If I had to pick one thing above all others, it would be that every single person who is lucky enough to lift a gun on a shooting day understands that it is absolutely imperative that every attempt is made to pick every bird, that they engage with the pickers up to ensure that this is the case; that blazing off a bag of shells in a drive and walking off straight after is just not on. A shooting day, beyond the romance and tradition, the excitement and skill, the emotion and wonder, the camaraderie and craic, produces game to eat. A harvest has been taken, sometimes modest, sometimes less so, and that harvest needs to be handled, processed, presented and delivered correctly, like any other source of food. Then of course it needs to be cooked perfectly – not just a roast, but as the delicious, nutritious and varied foundation from which to build some of the most delicious food in the world: crispy aromatic hoi sin grouse, pheasant spring rolls, partridge schnitzel, game carpaccio, crumble, pie, potted, baked, curried – anything you like and all fit for a king. Mind you, straight up roast grouse, bread sauce and gravy…

It is vital that we celebrate the eating of game at every opportunity, and introduce as many folk as possible to the endless possibilities, the good wholesome protein from lean white and very cheap meat. A couple of amateur statistics – if everyone who enjoys shooting had one more dinner party a year for ten people, or simply ate ten more game birds a year,this would create a demand in place of a surplus. If we all shot ten less birds a year, and ate the ten more birds, this would double the impact in favour of demand. If the combined number of released birds was trimmed by 10%, and we ate a few more, and let another ten go by in a whole season then the whole issue of game surplus at certain times of year would be turned on its head. There is nothing like a demand to create a supply, the trick is managing that supply, and its quality to maintain the demand.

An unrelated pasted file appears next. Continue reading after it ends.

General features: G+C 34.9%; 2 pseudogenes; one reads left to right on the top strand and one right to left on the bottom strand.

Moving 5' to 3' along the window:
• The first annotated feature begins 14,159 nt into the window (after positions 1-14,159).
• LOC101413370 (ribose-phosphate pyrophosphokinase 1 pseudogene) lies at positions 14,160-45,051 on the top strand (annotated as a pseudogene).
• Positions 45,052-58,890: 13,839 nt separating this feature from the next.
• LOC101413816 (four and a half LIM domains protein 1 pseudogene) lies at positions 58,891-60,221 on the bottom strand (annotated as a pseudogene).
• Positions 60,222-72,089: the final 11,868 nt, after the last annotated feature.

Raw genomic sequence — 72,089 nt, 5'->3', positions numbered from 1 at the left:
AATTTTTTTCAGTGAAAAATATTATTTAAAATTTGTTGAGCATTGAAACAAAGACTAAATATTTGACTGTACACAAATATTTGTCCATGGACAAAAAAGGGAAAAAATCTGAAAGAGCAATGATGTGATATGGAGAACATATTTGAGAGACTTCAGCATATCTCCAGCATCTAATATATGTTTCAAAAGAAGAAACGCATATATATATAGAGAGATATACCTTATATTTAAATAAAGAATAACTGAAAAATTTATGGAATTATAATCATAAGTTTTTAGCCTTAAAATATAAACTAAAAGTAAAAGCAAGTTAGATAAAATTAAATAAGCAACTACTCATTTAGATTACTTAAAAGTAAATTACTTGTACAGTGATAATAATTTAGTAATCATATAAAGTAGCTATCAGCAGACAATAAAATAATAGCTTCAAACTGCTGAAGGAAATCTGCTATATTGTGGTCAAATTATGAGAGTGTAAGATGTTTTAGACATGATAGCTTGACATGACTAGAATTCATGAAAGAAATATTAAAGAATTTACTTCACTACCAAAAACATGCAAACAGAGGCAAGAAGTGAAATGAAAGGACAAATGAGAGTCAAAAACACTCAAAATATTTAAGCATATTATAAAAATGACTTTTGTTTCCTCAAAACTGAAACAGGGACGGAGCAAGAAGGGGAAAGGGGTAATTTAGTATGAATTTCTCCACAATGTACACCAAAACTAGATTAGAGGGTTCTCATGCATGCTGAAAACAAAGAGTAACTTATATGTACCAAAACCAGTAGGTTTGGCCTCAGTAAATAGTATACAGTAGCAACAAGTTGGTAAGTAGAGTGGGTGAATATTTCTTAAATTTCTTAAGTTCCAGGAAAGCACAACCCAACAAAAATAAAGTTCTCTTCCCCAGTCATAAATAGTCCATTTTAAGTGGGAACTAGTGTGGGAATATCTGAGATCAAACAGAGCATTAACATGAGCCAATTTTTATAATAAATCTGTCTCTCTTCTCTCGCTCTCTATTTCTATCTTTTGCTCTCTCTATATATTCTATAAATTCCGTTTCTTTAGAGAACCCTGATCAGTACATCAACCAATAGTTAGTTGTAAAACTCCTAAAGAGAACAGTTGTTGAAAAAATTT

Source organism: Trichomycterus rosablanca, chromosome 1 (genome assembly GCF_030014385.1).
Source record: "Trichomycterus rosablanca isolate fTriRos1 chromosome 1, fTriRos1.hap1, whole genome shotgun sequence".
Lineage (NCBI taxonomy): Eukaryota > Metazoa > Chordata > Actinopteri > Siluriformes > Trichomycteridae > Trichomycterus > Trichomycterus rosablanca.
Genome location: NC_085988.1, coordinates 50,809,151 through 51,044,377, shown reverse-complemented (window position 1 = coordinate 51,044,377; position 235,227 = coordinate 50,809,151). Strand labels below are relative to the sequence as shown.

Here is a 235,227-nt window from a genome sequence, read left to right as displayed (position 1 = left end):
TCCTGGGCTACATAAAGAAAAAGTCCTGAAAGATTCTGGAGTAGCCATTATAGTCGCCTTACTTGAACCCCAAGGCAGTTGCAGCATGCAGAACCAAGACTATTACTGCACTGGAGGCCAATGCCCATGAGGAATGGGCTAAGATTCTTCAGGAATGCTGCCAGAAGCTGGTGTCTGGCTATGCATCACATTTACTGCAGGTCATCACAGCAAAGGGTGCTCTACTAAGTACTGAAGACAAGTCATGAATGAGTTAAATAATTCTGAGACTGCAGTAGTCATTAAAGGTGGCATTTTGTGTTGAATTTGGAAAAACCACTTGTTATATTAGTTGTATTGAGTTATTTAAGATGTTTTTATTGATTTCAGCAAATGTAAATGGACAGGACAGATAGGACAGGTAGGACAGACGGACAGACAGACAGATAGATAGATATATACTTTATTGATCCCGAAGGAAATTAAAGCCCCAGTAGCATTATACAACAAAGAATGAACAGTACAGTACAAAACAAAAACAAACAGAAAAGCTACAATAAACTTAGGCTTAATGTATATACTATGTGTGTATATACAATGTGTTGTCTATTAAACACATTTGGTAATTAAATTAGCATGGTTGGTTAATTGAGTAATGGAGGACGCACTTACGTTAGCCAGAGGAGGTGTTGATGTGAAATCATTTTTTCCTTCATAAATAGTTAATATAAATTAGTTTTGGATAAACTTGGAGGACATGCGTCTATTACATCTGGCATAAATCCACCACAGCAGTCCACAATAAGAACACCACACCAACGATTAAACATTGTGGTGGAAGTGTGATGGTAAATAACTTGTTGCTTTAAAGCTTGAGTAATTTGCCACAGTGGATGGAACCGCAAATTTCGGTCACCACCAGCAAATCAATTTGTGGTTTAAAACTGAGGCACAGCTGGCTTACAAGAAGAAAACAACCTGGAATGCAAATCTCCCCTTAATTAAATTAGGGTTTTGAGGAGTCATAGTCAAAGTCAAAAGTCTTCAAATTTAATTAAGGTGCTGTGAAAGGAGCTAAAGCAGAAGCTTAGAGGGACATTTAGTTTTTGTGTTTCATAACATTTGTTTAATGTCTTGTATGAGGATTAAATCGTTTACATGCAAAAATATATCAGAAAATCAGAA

A shooting day is about the coming together of like-minded folk, old friends and new, from all walks of life, from a duke to a dustbin man, tycoon to a tailor, where everybody plays their important part. Where people take trouble to speak as equals, to thank and take an interest in each other, the place, the woods or hills, the beaters, the guns (small g please), keepers, pickers-up, flankers, the guy who drives the game cart, the wagon. Oft told stories, “mind that was a good ‘un”, “by hell there were some grouse in yon drive.” The smell of powder on a frosty day, of leather, gun oil, dog shit, tobacco. A great pick by your faithful hound at a key moment in the day, young keepers proud as punch in their estate tweeds, a life ahead of them, should they choose, away from cities and crime. A personal choice to live and love in the countryside that your ‘outraged at everything that doesn’t quite suit’ lot are continually trying to destroy. But that is a whole other story.